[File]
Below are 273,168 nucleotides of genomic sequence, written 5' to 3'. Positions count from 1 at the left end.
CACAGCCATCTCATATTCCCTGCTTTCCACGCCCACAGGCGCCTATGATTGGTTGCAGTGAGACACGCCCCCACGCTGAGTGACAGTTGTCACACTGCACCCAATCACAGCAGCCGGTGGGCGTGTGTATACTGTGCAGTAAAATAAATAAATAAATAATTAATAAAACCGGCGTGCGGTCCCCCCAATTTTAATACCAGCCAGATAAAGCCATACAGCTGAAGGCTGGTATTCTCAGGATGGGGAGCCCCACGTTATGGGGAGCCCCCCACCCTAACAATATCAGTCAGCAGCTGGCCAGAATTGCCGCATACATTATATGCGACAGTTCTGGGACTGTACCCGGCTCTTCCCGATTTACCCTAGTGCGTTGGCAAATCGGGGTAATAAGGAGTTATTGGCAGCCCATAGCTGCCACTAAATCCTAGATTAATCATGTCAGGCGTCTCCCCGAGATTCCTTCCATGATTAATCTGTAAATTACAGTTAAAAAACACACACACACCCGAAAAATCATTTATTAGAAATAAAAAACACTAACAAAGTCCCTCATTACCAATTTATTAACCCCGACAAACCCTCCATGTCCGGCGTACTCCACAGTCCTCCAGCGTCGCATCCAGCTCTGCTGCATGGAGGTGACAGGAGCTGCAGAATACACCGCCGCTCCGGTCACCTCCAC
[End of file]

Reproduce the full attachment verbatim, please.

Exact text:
Below are 273,168 nucleotides of genomic sequence, written 5' to 3'. Positions count from 1 at the left end.
CACAGCCATCTCATATTCCCTGCTTTCCACGCCCACAGGCGCCTATGATTGGTTGCAGTGAGACACGCCCCCACGCTGAGTGACAGTTGTCACACTGCACCCAATCACAGCAGCCGGTGGGCGTGTGTATACTGTGCAGTAAAATAAATAAATAAATAATTAATAAAACCGGCGTGCGGTCCCCCCAATTTTAATACCAGCCAGATAAAGCCATACAGCTGAAGGCTGGTATTCTCAGGATGGGGAGCCCCACGTTATGGGGAGCCCCCCACCCTAACAATATCAGTCAGCAGCTGGCCAGAATTGCCGCATACATTATATGCGACAGTTCTGGGACTGTACCCGGCTCTTCCCGATTTACCCTAGTGCGTTGGCAAATCGGGGTAATAAGGAGTTATTGGCAGCCCATAGCTGCCACTAAATCCTAGATTAATCATGTCAGGCGTCTCCCCGAGATTCCTTCCATGATTAATCTGTAAATTACAGTTAAAAAACACACACACACCCGAAAAATCATTTATTAGAAATAAAAAACACTAACAAAGTCCCTCATTACCAATTTATTAACCCCGACAAACCCTCCATGTCCGGCGTACTCCACAGTCCTCCAGCGTCGCATCCAGCTCTGCTGCATGGAGGTGACAGGAGCTGCAGAATACACCGCCGCTCCGGTCACCTCCAC